ANI CHOYING DROLMA’s Biography
She was born Drolma Tsekyid to a Tibetan couple from Kham on the 10th day of the fourth lunar month in the Year of the Rat. Her birth took place in a nondescript house tucked in an alley of Bouddha in Kathmandu, Nepal. Drolma’s passport reveals her date of birth as being June 4, 1971.
Her parents’ families had first moved to India from Tibet in the mid-1950s before settling in Nepal. Like the story of Prince Siddartha who had observed the miseries of humans before embarking on the journey of nirvana, Drolma, too, as a child was witness to the many hardships that women had to endure.
“I learnt (about) the nature of suffering in my childhood, and I was in no position to submit like other women,” she reminisces. “I was looking for an alternative.”
But how could she avoid the life that most girls of her background were destined for?
She was only 13 when her father & uncle took her to NagiGompa (monastery) perched on the Shivapuri hills north of Kathmandu. It was a convent founded by TulkuUrgyen Rinpoche, a highly respected Buddhist master and an abbot of several monasteries in Nepal. From here would begin her journey to a different avatar – that of Ani Karma ChöyingDrolma.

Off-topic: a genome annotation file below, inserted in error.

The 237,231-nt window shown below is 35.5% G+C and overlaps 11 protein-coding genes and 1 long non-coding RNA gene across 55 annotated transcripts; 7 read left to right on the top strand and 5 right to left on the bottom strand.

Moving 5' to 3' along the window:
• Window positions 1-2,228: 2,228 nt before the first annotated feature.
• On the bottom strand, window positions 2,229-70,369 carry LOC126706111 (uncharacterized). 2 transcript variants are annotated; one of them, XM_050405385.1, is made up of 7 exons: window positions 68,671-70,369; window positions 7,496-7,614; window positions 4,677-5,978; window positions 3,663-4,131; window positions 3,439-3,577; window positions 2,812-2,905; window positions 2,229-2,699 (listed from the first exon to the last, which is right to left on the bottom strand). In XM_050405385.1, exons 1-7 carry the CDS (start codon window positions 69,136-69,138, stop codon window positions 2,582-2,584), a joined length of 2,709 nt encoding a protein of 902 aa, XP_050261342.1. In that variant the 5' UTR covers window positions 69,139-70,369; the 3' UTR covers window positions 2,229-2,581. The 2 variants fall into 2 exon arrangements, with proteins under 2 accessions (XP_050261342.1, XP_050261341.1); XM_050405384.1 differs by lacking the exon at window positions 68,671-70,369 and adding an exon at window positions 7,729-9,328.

“Childhood troubles may result in frustration in the rest of life,” says AniChöying. “But the spiritual refuge transformed the hatred that was sprouting inside me into compassion. There was also positive transformation of the sufferings.”
“If there is intense will, one can transform suffering into bliss. Instead of cursing the darkness, you can simply light a candle.”
Under the tutelage of her illustrious master, Ani Chöying started pursuing the unfathomable knowledge of Buddhism. He not only imparted knowledge to her but also boosted her confidence.
Ani Chöying would sing the mantras but was never aware of her potential as a singer. Hearing her mellifluous singing, her master encouraged her to rehearse regularly to hone her capability.
“I would say my singing was the melange of my sufferings in childhood and the blissful life I started enjoying in the refuge of my guru. The result was my meditative mode of singing,” says Ani Chöying.
AniChöying soon started taking lessons in singing spiritual songs and melodies. She was taught by the Rinpoche himself and by his wife KunseongDechen, both gifted singers.
As time went by in the nunnery, devotion and contemplation moulded her singing. Her way of interpreting the prayers became powerful. She would half close her eyes, and the words of the sacred texts would waft to her vocal chords.